Matilda of Boulogne

Drawing of Matilda of Boulogne from Agnes Strickland’s Queens of England (nineteenth century). Image Credit: WikiCommons.

By Catherine Capel

Matilda of Boulogne was the only child of Eustace III, Count of Boulogne, and Mary of Scotland and could trace her lineage through her mother back to Alfred the Great, her seven-time great-grandfather. She was countess in her own right after her father abdicated and retired to a monastery in 1125, the same year that she married Stephen of Blois, Count of Mortain.

Together they governed the county of Boulogne and had five children: Eustace IV, Count of Boulogne, Baldwin of Boulogne, William of Blois, Matilda of Boulogne and Marie, Countess of Boulogne. In 1135, Stephen usurped the throne of England from his cousin the Empress Matilda and in 1136 Matilda of Boulogne travelled to England to be crowned.

Her time as a queen consort was dominated by the Anglo-Angevin civil war, which raged from 1139 until 1154. During this conflict, Matilda acted as a governor, administrator and military leader to help Stephen maintain his position on the throne. She also built and served as a patron of Faverhsam Abbey in Kent, where she was buried after her death in 1152. Her eldest son Eustace would be buried alongside her in 1153 and her husband in 1154.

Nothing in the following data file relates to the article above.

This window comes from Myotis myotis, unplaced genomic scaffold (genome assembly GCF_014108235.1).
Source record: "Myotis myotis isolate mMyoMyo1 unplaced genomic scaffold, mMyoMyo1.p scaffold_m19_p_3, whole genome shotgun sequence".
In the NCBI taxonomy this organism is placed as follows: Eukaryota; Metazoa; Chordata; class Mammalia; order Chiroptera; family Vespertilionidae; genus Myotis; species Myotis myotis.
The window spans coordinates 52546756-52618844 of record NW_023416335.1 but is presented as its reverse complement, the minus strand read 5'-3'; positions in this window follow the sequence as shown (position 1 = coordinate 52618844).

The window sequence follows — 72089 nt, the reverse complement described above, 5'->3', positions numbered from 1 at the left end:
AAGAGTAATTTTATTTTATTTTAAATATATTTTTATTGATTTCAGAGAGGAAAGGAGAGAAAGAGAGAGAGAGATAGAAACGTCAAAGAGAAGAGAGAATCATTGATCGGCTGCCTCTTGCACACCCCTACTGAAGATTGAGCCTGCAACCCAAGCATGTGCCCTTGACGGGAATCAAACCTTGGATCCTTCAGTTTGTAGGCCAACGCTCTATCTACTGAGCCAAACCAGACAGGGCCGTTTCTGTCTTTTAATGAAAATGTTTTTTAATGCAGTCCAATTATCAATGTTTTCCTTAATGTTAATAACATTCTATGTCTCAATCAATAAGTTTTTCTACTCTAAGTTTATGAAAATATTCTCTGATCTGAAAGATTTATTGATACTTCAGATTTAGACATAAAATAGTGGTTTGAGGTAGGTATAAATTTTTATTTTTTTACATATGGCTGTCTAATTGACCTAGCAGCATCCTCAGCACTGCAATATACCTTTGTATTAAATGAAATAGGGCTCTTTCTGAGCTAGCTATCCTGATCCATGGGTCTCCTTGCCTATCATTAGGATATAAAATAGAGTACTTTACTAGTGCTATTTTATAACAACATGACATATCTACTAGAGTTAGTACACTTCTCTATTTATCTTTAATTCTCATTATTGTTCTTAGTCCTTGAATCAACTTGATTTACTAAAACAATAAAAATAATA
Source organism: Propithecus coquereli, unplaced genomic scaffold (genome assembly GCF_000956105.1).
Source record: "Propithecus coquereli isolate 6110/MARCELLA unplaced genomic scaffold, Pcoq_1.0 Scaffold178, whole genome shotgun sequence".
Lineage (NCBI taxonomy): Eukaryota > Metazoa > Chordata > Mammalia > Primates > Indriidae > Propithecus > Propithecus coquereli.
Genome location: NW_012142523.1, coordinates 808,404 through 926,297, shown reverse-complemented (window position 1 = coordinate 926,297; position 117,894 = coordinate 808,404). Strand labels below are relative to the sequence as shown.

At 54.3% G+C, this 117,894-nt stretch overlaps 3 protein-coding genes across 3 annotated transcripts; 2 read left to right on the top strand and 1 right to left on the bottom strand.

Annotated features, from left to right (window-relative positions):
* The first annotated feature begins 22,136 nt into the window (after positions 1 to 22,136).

Recommended Reading

Patricia A. Dark, “”A Woman of Subtlety and A Man’s Resolution”: Matilda of Boulogne in the Power Struggles of the Anarchy,” in Aspects of Power and Authority in the Middle Ages, eds., Brenda Bolton and Christine Meek, 147-164 (Turnhout: Brepols, 2007), 147-164.

Lisa Hilton, Queens Consort, England’s Medieval Queens (London: Weidenfeld & Nicolson, 2009).

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